- Settle in and be patient. The Danish julefrokost is a multi hour event. Many of them go until 1:00 or 2:00 in the morning! I left mine at 11:30pm, and I was in the first wave of people leaving. Just sit back and enjoy the experience. The Danes are very into the experience of dinner and entertaining.
- Do not leave before it’s appropriate. Unless you have a really good excuse, I get the feeling that it’s rude to leave too early. Stay at least through dessert and all the games. Which means, you should be prepared to stay until at least midnight. That’s when all the guests with kids – and Americans who are not used to staying up so late! – tend to leave.
- Be prepared to eat. Seriously. A lot. Maybe go on a fast earlier in the day because you will need all of the room in your tummy. The traditional julefrokost is many courses. The first is always fish, usually in a form that allows you to make the traditional Danish open face sandwiches (smørrebrød), including shrimp salad, tuna mousse, curried herring, pickled herring, some other kind of herring, or smoked salmon. This is followed by some meat courses, usually including traditional Danish meatballs (frikadeller), sausage, duck or goose, and of course roast pork with cracklings (flæskesteg). The sides are typically caramelized small potatoes (brune kartofler), warm red cabbage salad (rødkål), pickled vegetables, and more potatoes. Dessert is usually the traditional rice pudding with cherry sauce (risalamande med kirsebærsovs). Yum!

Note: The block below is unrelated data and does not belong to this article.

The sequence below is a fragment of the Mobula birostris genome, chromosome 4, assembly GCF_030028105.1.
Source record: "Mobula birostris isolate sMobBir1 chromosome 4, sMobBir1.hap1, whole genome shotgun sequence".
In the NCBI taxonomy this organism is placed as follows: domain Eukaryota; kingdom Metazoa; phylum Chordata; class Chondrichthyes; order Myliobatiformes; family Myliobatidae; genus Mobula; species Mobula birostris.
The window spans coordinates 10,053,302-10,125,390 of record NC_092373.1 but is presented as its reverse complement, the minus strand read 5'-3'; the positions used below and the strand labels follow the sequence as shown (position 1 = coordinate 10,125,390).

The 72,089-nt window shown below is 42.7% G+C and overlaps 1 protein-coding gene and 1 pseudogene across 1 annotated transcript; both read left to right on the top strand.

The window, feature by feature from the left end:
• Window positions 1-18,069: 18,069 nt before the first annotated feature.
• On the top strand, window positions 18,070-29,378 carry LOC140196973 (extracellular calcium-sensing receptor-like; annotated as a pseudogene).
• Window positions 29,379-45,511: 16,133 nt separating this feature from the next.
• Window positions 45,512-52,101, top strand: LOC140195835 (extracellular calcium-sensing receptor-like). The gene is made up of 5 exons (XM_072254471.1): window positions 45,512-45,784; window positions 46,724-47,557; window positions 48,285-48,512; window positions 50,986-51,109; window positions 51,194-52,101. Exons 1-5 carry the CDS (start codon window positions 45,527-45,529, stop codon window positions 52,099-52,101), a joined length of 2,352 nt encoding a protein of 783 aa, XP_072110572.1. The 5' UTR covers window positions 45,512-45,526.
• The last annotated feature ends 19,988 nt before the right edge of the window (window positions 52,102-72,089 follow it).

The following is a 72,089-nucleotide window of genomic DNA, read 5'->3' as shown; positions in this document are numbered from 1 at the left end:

- Be prepared to drink. Each course is served with aquavit, the Danish snaps, in addition to the free flowing wine and beer that are typical of a Danish party. The Danes love a good excuse to drink, and I have found that they are actually quite convivial social drinkers. So I would encourage you to partake of this part of the tradition as much as you’re comfortable with. First, it will help you to participate fully in the experience. Second, it sure does make those hours fly by.
- Warm up your singing voice before hand. You will be singing Christmas carols. Probably many of them. We sang 4 or 5 at my party, and it was a lot of fun. The Danes love singing songs together, and do so every chance they get. Don’t worry about not knowing the words, though. They always pass around the lyrics. And there’s usually at least 5 verses, so you’ll get the tune down by the end of the song.
- Pakkeleg will be the funnest game you have ever played, and you’ll want to use it in all your future parties. I loved this part of the party. Pakkeleg means “package game.” Every guest is asked to bring a cheap gift to the party. Then at some point, dice are passed around to each table. The guests all take turns rolling the dice, and whenever you roll a 6 you get to take a present from the pile. When all the presents are taken, the real fun begins. For the next 5 minutes, every time you roll a 6 you get to steal any present in the room. When the 5 minutes are up, the game is over and you win all the presents in your possession. Imagine playing this with 30 drunk and rowdy party guests. It’s pandemonium.
So that is what to expect at a Danish julefrokost, especially one held at your work. It’s typically Danish and quite an experience. But I’ve become quite fond of many of the Danish Christmas traditions, and this is one of the best.